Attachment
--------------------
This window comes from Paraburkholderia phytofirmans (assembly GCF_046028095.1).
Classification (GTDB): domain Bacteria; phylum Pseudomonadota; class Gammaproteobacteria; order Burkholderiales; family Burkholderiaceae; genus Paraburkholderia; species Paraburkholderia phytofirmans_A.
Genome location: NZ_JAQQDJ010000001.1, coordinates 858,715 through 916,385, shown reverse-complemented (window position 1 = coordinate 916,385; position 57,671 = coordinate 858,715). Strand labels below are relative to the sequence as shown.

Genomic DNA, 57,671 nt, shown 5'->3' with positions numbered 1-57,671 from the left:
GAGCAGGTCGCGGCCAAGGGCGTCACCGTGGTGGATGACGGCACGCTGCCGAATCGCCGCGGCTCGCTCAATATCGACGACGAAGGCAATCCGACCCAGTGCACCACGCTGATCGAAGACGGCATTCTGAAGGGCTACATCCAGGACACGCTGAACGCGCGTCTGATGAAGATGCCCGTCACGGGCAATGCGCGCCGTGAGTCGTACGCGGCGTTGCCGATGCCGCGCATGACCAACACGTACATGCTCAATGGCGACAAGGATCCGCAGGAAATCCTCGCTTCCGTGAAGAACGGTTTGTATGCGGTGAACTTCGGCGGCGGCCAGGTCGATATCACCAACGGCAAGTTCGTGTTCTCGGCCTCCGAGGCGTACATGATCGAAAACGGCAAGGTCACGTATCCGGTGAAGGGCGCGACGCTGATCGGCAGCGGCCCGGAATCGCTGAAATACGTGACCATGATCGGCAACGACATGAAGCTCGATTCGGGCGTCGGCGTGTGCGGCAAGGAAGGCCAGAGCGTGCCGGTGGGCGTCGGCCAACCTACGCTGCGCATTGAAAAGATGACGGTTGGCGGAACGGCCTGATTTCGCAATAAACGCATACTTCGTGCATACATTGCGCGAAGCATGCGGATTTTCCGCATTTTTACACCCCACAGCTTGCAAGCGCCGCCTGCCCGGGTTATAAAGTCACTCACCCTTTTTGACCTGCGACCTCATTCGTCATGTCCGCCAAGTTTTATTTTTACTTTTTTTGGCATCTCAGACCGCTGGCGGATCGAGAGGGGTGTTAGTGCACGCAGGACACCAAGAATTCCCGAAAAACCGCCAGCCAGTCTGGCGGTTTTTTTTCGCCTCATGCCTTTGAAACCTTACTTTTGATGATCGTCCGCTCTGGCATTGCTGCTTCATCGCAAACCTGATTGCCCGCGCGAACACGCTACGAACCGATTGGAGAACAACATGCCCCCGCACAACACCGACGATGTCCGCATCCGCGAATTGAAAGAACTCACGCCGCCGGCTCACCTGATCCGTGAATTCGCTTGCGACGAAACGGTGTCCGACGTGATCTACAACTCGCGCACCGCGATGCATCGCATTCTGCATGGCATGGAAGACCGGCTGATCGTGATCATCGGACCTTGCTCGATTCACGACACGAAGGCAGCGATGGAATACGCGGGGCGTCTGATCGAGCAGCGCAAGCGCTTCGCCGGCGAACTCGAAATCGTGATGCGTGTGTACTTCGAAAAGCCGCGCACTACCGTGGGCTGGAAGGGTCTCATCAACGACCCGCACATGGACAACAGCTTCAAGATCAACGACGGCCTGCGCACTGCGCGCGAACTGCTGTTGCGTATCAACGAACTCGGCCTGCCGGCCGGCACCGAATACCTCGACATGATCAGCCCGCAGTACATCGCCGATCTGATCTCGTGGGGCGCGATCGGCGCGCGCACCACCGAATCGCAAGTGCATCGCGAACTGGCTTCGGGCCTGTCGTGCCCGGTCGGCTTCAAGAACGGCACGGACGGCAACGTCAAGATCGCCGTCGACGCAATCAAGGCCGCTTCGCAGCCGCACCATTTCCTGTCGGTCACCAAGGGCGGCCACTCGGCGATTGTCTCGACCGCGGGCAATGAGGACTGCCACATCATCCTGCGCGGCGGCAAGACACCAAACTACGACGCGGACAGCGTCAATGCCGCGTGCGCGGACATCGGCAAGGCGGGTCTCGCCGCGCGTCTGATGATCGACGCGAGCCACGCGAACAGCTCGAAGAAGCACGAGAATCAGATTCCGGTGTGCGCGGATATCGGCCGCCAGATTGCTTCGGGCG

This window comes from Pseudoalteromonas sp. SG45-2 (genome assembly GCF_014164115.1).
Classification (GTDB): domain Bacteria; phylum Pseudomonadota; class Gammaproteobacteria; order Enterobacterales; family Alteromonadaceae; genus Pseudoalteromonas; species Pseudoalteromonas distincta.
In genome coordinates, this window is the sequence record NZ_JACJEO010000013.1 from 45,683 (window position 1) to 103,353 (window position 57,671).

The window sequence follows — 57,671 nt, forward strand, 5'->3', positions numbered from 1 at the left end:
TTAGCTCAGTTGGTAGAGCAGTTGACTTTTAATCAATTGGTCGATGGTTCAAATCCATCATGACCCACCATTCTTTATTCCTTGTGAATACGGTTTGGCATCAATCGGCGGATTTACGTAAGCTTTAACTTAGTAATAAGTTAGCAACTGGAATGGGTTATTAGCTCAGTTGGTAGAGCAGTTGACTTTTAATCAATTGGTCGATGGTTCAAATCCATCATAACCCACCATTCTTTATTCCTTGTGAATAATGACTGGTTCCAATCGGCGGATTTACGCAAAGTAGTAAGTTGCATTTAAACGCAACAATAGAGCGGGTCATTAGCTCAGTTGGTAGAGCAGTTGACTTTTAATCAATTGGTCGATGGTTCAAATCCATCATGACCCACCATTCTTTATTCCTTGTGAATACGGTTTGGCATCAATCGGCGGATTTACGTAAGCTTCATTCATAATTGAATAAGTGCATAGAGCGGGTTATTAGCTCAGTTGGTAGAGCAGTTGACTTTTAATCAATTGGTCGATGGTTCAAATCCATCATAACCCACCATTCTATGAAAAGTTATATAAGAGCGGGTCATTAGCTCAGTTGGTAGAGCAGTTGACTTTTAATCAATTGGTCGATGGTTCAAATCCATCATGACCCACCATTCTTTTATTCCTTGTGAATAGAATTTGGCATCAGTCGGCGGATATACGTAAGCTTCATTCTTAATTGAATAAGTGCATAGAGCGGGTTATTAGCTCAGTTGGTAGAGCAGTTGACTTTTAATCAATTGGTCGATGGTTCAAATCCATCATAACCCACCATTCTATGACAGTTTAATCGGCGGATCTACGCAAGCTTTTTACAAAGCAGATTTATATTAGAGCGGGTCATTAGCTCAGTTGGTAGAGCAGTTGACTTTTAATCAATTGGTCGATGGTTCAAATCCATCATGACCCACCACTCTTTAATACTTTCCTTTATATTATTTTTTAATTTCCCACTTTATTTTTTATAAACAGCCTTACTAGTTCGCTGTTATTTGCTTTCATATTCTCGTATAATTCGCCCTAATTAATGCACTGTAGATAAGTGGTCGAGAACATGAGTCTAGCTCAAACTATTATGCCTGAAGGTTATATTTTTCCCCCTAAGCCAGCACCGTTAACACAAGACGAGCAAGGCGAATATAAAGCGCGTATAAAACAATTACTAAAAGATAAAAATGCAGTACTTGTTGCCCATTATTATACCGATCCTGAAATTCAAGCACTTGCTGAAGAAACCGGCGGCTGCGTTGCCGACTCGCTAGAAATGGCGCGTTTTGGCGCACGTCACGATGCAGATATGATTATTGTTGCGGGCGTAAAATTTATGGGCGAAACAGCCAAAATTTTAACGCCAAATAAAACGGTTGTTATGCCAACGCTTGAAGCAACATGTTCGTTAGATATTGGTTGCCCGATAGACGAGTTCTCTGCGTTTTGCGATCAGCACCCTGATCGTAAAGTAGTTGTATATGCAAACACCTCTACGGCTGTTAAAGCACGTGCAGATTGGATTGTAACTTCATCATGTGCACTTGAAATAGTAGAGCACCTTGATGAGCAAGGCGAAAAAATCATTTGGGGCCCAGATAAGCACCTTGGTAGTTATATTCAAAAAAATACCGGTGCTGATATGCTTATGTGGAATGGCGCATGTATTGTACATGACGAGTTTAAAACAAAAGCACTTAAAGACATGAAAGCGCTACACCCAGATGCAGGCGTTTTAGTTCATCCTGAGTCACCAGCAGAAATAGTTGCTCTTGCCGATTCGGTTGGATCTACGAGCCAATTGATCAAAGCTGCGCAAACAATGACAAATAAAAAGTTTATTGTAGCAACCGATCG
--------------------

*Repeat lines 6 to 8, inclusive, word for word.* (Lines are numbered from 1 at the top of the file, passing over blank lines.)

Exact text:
This window comes from Pseudoalteromonas sp. SG45-2 (genome assembly GCF_014164115.1).
Classification (GTDB): domain Bacteria; phylum Pseudomonadota; class Gammaproteobacteria; order Enterobacterales; family Alteromonadaceae; genus Pseudoalteromonas; species Pseudoalteromonas distincta.
In genome coordinates, this window is the sequence record NZ_JACJEO010000013.1 from 45,683 (window position 1) to 103,353 (window position 57,671).